As much of the country breathlessly followed the coverage of the Supreme Court’s two marriage equality cases in March, Will Batts was busy fighting battles on numerous fronts. The executive director of Tennessee’s Memphis Gay and Lesbian Community Center operates in a setting only 900 miles (but still a world away) from Washington, D.C., in a state with a Republican-controlled legislature and GOP governor, and where several anti-LGBT bills have been proposed.
“Legislators seem bent on making us invisible in every way possible and preventing any state-level recognition of our relationships,” Batts says. “Life is not easy for LGBT people in the South, especially our youth and transgender brothers and sisters. The needs are great and the resources very limited.”
With 2.7 million Facebook users changing their profile photos to equal signs in solidarity with the Supreme Court plaintiffs and Democratic elected officials (and a handful of Republicans) in endorsing marriage equality, the feeling of gay rights going mainstream was palpable this spring. But marriage equality doesn’t necessarily feel inevitable in the South, and the ability to wed the person you love is just one of many rights LGBT folks in the South are denied. Save for Kentucky, which only protects gay and transgender people who are employed by the state, D.C., and Maryland, workers can be fired for being LGBT in every state south of the Mason-Dixon line. Even though the 2010 Census found that same-sex couples in Southern states are more likely to be raising children than their northeastern and West Coast counterparts, they have almost zero defenses against housing discrimination unless they live in big cities like Atlanta or New Orleans.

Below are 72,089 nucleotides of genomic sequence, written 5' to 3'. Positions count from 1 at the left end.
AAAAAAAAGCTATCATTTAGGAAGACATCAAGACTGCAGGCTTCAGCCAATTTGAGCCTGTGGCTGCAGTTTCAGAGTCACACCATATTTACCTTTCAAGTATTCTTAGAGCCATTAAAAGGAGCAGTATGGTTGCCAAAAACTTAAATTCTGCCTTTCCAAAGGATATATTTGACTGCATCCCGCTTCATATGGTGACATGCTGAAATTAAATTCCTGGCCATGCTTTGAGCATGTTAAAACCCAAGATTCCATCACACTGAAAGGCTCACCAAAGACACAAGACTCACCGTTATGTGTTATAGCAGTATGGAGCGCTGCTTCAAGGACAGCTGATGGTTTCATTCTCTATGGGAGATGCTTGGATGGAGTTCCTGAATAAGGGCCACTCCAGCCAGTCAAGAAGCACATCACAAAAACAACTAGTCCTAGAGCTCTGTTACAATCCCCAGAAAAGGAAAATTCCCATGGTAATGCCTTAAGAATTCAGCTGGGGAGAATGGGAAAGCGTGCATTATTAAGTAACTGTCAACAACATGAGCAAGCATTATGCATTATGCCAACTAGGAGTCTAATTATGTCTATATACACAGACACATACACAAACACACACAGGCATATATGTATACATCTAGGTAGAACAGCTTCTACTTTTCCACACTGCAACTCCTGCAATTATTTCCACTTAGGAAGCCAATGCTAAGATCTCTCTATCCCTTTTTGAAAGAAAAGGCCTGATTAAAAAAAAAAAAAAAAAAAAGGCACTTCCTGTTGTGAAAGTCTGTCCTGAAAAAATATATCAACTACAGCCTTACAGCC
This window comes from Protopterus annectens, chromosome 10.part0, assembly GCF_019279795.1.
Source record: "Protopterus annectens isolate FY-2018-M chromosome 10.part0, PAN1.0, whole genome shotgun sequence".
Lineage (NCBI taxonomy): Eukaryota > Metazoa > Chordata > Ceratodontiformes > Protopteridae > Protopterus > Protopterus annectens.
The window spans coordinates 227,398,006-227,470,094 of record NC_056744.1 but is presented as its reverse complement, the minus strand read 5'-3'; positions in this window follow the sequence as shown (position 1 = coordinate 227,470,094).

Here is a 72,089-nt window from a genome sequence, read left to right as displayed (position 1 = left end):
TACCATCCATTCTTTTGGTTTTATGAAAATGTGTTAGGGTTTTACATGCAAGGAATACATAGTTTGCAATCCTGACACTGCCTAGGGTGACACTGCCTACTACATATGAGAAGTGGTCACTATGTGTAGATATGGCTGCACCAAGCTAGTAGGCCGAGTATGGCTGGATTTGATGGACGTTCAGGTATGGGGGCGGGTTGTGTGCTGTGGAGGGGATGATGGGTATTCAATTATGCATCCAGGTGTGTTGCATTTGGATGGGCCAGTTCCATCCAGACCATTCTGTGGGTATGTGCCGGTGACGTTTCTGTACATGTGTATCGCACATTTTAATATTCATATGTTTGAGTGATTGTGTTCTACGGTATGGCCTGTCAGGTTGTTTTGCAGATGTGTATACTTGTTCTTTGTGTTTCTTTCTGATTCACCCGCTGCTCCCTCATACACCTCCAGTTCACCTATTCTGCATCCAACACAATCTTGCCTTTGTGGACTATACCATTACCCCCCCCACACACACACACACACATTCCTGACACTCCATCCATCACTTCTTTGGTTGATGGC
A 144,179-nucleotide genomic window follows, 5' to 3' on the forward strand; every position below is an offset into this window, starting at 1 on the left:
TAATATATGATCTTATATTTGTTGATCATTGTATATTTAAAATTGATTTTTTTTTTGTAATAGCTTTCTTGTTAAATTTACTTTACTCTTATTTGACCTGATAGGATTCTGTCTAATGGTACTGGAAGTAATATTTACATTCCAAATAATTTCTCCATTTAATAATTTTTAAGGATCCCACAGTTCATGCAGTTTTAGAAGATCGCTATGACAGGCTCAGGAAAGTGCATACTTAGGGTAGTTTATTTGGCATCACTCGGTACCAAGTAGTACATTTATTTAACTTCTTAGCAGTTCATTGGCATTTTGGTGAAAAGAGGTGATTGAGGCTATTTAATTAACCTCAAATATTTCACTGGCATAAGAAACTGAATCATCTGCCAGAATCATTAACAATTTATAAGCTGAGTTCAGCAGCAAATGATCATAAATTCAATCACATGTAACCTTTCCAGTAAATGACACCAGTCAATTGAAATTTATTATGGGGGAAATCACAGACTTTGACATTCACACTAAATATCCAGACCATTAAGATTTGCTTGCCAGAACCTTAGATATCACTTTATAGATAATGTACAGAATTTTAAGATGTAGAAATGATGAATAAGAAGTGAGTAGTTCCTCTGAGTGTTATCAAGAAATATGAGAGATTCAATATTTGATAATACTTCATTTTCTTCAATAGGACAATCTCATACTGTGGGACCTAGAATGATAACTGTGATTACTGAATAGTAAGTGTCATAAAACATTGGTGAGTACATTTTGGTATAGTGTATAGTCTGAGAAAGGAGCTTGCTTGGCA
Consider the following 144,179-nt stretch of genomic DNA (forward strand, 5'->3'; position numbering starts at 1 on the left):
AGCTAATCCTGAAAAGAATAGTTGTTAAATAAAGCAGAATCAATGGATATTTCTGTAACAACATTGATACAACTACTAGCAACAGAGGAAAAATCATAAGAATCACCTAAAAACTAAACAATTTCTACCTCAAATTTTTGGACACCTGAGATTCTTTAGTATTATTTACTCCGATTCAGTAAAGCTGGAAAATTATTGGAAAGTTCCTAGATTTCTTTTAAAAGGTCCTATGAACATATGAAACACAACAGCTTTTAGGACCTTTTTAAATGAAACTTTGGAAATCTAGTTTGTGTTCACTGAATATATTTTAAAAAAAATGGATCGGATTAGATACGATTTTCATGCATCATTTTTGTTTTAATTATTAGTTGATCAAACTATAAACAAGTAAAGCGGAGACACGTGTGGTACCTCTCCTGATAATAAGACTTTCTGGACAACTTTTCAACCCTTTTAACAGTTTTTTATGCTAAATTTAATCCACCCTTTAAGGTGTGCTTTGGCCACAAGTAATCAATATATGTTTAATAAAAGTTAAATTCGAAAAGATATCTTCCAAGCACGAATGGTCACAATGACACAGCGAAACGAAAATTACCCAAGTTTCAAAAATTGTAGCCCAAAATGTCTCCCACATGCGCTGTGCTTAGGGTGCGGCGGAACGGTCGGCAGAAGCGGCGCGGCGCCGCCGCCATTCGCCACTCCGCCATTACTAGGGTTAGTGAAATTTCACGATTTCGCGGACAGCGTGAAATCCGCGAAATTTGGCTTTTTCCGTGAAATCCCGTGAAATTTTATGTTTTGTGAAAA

The battles against LGBT people continue to be waged quietly in the South. Alabama’s current school curriculum requires teachers to instruct students that homosexuality is an “unacceptable, criminal lifestyle,” according to the Human Rights Campaign. The state’s only out lawmaker, Rep. Patricia Todd, a Birmingham Democrat, has introduced a bill to repeal the mandate.
“I’m working to delete the homophobic language in our state health curriculum and even have Republican support,” Todd says. “It sure helps to have an openly gay [person] in the legislature.”
Like Batts in Tennessee, Todd says marriage equality is on a back burner at best in her state: “In Alabama we will only achieve marriage equity through the court system, like [all] civil rights.”
The same-sex marriage debate has remained civil in Alabama, Todd admits. While she doesn’t envision gay weddings in Mobile or Montgomery happening soon, things are changing.
Batts strikes a similarly optimistic tone when looking toward the future, and with good reason. In his state, a bill that would have allowed counseling and social work students to opt out of working with LGBT clients (because homosexuality or transgenderism offended their religious beliefs) died in the legislature, as did the “Don’t Say Gay Bill,” which would have prevented teachers from mentioning homosexuality in grade school and junior high classes.
Nashville and Memphis both have ordinances protecting city workers from anti-LGBT discrimination, and residents of another Tennessee city, Chattanooga, elected a gay man to the City Council in March.
“We know that equality is not coming soon for us,” Batts says. “In the South, equality seems to take much longer than it should. We’ve learned to be patient, and we see victory coming.”